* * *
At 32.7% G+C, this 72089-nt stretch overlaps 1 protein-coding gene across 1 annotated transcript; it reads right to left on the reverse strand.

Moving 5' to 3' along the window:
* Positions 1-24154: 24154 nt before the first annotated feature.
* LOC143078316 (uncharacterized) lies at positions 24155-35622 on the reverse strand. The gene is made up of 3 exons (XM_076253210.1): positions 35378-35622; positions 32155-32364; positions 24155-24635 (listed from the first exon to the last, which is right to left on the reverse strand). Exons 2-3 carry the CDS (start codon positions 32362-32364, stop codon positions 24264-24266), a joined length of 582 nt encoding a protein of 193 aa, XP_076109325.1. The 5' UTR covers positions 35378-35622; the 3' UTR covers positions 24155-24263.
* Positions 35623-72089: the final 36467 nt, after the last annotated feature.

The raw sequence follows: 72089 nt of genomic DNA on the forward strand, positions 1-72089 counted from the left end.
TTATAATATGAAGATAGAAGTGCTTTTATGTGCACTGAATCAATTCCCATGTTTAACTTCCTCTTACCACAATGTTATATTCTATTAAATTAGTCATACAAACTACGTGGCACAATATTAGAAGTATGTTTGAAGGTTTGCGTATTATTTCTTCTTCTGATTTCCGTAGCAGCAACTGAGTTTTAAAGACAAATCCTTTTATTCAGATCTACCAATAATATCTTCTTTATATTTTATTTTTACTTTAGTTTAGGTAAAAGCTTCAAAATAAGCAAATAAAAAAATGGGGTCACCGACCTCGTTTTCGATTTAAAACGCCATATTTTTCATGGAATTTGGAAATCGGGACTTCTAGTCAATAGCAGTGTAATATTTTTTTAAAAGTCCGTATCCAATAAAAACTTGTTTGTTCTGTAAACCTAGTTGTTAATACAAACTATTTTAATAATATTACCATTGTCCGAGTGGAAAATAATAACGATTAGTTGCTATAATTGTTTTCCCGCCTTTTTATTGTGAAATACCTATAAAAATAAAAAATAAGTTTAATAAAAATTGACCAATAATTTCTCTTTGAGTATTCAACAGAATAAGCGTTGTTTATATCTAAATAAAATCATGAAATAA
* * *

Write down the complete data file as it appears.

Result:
At 32.7% G+C, this 72089-nt stretch overlaps 1 protein-coding gene across 1 annotated transcript; it reads right to left on the reverse strand.

Moving 5' to 3' along the window:
* Positions 1-24154: 24154 nt before the first annotated feature.
* LOC143078316 (uncharacterized) lies at positions 24155-35622 on the reverse strand. The gene is made up of 3 exons (XM_076253210.1): positions 35378-35622; positions 32155-32364; positions 24155-24635 (listed from the first exon to the last, which is right to left on the reverse strand). Exons 2-3 carry the CDS (start codon positions 32362-32364, stop codon positions 24264-24266), a joined length of 582 nt encoding a protein of 193 aa, XP_076109325.1. The 5' UTR covers positions 35378-35622; the 3' UTR covers positions 24155-24263.
* Positions 35623-72089: the final 36467 nt, after the last annotated feature.

The raw sequence follows: 72089 nt of genomic DNA on the forward strand, positions 1-72089 counted from the left end.
TTATAATATGAAGATAGAAGTGCTTTTATGTGCACTGAATCAATTCCCATGTTTAACTTCCTCTTACCACAATGTTATATTCTATTAAATTAGTCATACAAACTACGTGGCACAATATTAGAAGTATGTTTGAAGGTTTGCGTATTATTTCTTCTTCTGATTTCCGTAGCAGCAACTGAGTTTTAAAGACAAATCCTTTTATTCAGATCTACCAATAATATCTTCTTTATATTTTATTTTTACTTTAGTTTAGGTAAAAGCTTCAAAATAAGCAAATAAAAAAATGGGGTCACCGACCTCGTTTTCGATTTAAAACGCCATATTTTTCATGGAATTTGGAAATCGGGACTTCTAGTCAATAGCAGTGTAATATTTTTTTAAAAGTCCGTATCCAATAAAAACTTGTTTGTTCTGTAAACCTAGTTGTTAATACAAACTATTTTAATAATATTACCATTGTCCGAGTGGAAAATAATAACGATTAGTTGCTATAATTGTTTTCCCGCCTTTTTATTGTGAAATACCTATAAAAATAAAAAATAAGTTTAATAAAAATTGACCAATAATTTCTCTTTGAGTATTCAACAGAATAAGCGTTGTTTATATCTAAATAAAATCATGAAATAA